Indonesian migration fuels tensions in Papua -activists

Indonesian migration fuels tensions in Papua -activists

Reuters, 13 August 2010


A daily influx of non-indigenous Indonesian migrants into Papua is fuelling tension in Indonesia's politically sensitive east, Papuan activists and researchers said on Thursday.

Resource-rich but sparsely populated Papua, Indonesia's largest province neighbouring Papua New Guinea, was given limited self-rule under special autonomy laws after a heavy military presence failed to crush a decades-old separatist movement.

A unit of Freeport McMoRan Copper & Gold runs the huge Grasberg mine in Papua, providing jobs and attracting ancilliary businesses.

Thanks to the commodities boom and plans to invest in agriculture and resources projects in Papua, a growing number of Indonesian migrants -- mostly Muslims from wealthier islands such as Java or Sulawesi -- are moving to majority-Christian Papua, fuelling social tension, said Frederika Korain from the Office of Justice and Peace, a rights group linked to the Catholic Church.

"It's really a disaster. Around 1,000 to 5,000 migrants enter the region every week. It is changing the demography in Papua," she said, adding that a growing number of business-owners and political party officials in Papua were migrants.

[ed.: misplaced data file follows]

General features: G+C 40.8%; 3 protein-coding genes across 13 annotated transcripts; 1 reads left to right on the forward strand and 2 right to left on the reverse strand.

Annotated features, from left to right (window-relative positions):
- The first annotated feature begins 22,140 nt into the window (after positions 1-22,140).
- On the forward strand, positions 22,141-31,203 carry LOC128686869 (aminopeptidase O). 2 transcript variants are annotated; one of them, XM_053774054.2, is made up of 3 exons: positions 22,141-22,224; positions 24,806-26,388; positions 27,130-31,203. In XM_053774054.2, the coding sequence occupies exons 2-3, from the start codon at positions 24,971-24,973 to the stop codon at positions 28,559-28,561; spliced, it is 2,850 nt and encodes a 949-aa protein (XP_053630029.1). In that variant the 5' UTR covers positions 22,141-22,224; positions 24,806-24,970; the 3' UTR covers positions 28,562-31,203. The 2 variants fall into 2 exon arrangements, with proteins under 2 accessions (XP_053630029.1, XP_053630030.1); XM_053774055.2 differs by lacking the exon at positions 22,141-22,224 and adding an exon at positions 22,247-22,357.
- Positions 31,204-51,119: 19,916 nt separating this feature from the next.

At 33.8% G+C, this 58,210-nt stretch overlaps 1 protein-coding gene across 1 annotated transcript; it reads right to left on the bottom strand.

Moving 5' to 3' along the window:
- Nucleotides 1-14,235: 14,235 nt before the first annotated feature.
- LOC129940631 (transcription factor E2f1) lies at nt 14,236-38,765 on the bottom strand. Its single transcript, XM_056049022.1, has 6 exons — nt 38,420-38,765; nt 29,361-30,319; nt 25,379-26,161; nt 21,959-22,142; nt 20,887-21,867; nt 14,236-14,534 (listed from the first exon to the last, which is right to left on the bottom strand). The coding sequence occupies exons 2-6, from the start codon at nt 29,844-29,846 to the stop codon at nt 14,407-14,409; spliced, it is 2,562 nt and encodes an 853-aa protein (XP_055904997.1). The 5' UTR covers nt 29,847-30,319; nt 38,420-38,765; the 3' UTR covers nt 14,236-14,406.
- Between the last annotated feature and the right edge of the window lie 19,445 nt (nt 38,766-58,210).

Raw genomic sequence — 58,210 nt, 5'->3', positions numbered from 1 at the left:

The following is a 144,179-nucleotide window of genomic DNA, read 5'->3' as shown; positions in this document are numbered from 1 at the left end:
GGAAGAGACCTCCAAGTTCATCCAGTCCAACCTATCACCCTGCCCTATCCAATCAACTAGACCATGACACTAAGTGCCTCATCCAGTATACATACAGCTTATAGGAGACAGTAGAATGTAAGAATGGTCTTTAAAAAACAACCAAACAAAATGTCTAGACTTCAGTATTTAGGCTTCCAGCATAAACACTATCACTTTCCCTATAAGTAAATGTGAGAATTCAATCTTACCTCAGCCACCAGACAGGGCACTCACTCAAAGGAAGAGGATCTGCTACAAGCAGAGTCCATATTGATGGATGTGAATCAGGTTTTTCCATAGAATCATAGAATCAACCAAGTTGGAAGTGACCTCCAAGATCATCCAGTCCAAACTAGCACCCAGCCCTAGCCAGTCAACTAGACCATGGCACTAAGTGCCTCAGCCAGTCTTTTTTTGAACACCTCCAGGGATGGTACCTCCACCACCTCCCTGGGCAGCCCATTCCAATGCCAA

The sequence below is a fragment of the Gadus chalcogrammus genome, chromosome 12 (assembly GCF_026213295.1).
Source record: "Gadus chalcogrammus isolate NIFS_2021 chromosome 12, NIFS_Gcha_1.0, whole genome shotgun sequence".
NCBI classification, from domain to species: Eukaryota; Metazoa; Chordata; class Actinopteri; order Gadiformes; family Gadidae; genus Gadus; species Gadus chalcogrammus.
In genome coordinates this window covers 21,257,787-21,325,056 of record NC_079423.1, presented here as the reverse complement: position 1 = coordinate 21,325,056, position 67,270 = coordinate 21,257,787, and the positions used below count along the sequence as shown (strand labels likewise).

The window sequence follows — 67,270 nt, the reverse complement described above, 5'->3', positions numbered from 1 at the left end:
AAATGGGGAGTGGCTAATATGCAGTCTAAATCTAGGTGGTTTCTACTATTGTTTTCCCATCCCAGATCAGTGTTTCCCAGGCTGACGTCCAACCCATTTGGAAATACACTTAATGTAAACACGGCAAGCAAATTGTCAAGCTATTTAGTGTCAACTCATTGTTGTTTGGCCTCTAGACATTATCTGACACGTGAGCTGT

Victor Mambor, editor of Papuan newspaper Jubi, said hundreds of ethnic Papuan languages could disappear because of the growing influence of non-indigenous languages.

Brigham Golden, a Columbia university anthropologist specialising in Papua, said some violence in the region that is often branded separatist is, in fact, a cultural reaction to the growing political and economic power of newcomers.

"This is the only place in Indonesia where every store is onwed by a non-local. Papuans just don't have capital," he said.

Teuku Faizasyah, spokesman for the foreign ministry, said he could not confirm the migration figures quoted by the activists but said that Indonesians were free to move wherever they like in the archipelago.

"Likewise, many Papuans move to other places. We don't employ any state-sponsored migration policy," he said at a panel discussion hosted by the Jakarta Foreign Correspondents Club.